|English worker housing early in the industrial revolution. (1)|
The word home defines a place or dwelling which a person has emotional attachment to and also some form of ownership over it. The word home first originates from the Old Frisian word hēm (abode, homestead or farmyard). However the development of the English word home appears to have been developed with external influences. The Old English word hāme, more commonly used as hām, was used in phrases to describe being at ones dwelling. Following this, the influence on the development of the word is probably due to Scandinavian influence on the British Iles, specifically in the area of Orkney and Shetland. The word developed into heem (ME), which appeared in Chaucer’s “Reeve’s Tale” from The Canterbury Tales. This collection of stories was published in vernacular English, which resulted in the heem evolving frequently through Middle English into home. Furthermore, The Canterbury Tales is a story of the English peasant, and even a modest home is the peasant’s palace.
A sense of ownership is absolutely central to the definition of the home, but monetary ownership is not necessarily dominant. During the Industrial Revolution, the nature of the English home began to change. In urban settings, ownership of the home was not possession. The inhabitants were invested in the struggle to make rent, often for a single room for an entire family (see left). However as industrialization progressed, the layout and structure of the workman’s dwelling progressed and so to did the nature of their ownership. As working conditions and wages improved in England, the definition of home changed. The family fragmenting into the various rooms of new public housing supplemented the collective experience of the single room dwelling. Ownership became more complex as families gained disposable income, and the objects in the dwelling fostered emotional attachment. Ownership of the home became ownership of a dwelling filled with objects. Furthermore, the division of rooms caused individuals to take ownership and become emotionally attached to specific rooms in the house that were private and allowed them to reflect and care for themselves. Ownership of the home became a synthesis of collective and individual experiences.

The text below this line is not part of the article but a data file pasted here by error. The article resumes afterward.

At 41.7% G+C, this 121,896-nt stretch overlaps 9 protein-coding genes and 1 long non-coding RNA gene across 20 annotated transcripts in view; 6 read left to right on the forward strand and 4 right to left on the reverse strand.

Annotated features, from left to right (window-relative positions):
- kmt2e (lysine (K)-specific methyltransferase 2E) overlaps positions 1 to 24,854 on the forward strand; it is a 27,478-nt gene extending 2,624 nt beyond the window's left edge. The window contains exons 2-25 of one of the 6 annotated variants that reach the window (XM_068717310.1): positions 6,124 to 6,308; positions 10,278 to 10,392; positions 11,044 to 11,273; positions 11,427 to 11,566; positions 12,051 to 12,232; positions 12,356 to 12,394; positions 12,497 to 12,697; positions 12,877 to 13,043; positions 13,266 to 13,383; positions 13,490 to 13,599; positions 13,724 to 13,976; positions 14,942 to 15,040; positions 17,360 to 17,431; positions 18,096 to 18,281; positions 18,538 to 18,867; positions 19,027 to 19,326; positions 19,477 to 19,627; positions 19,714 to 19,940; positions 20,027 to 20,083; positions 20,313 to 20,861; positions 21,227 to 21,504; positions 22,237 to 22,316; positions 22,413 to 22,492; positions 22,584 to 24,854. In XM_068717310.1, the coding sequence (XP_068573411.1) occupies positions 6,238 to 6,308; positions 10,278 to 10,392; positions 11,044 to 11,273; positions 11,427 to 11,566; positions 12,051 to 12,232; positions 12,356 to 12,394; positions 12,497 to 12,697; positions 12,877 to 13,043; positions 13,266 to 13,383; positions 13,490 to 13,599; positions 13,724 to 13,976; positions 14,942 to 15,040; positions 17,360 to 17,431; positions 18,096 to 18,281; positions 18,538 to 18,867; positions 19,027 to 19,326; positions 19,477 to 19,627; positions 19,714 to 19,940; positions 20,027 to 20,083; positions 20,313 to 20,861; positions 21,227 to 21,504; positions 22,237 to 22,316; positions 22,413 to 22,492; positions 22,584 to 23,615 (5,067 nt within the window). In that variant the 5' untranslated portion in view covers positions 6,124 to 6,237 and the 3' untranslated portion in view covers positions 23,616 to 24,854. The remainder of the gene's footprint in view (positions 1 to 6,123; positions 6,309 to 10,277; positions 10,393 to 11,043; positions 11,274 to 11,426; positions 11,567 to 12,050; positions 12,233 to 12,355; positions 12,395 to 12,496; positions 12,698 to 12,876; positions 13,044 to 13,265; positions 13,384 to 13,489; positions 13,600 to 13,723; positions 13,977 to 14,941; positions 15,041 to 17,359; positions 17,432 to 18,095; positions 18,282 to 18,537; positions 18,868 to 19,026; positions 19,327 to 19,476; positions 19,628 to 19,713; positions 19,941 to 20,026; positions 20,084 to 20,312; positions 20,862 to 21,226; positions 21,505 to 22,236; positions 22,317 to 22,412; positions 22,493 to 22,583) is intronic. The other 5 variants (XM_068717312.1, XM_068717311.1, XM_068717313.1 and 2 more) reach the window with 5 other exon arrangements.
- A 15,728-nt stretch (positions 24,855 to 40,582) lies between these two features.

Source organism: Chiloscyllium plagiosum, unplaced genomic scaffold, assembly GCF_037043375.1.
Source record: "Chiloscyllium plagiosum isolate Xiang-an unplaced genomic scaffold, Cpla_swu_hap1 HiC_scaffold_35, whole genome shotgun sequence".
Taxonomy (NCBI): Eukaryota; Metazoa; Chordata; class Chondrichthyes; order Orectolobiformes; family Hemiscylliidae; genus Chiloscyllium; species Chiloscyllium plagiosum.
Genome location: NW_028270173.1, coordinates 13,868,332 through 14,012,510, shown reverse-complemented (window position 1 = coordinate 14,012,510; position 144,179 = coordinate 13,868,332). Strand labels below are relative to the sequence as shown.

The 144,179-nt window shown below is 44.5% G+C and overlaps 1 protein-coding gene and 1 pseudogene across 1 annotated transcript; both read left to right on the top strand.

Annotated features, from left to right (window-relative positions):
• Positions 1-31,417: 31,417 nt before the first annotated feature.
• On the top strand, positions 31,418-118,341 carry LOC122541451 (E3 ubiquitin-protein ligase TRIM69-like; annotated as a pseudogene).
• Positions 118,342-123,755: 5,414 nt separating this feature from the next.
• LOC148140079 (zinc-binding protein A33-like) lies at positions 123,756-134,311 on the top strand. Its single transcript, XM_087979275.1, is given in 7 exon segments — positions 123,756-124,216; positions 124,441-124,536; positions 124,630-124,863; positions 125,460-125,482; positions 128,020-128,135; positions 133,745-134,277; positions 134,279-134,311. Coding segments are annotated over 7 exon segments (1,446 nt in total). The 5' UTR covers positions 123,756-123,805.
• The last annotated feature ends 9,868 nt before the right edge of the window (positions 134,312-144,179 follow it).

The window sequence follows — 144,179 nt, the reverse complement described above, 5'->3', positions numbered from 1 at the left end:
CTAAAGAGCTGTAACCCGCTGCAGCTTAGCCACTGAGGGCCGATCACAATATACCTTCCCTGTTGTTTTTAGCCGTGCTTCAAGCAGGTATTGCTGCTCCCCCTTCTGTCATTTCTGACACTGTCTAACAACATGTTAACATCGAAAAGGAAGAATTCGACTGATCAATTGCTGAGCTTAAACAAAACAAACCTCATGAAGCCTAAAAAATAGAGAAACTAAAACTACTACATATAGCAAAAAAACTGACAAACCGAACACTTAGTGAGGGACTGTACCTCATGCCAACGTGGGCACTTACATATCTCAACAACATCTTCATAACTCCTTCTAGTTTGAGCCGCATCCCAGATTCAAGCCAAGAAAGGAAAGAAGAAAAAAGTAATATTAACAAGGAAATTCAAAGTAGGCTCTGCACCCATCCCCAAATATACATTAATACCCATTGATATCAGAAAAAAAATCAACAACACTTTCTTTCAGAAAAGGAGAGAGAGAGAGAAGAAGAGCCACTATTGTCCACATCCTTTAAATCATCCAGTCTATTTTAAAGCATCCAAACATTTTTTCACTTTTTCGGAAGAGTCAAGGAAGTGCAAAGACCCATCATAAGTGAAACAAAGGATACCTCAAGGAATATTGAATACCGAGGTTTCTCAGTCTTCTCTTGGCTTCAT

Holden, Richard, ed. Oxford. Oxford: Oxford University Press, 2012. Accessed November 16, 2012. http://www.oed.com/search?searchType=dictionary&q
(1) McKay, Donald. "Earthly Spaces and Heavenly Rooms." Lecture, University of Waterloo School of Architecture, Cambridge, ON.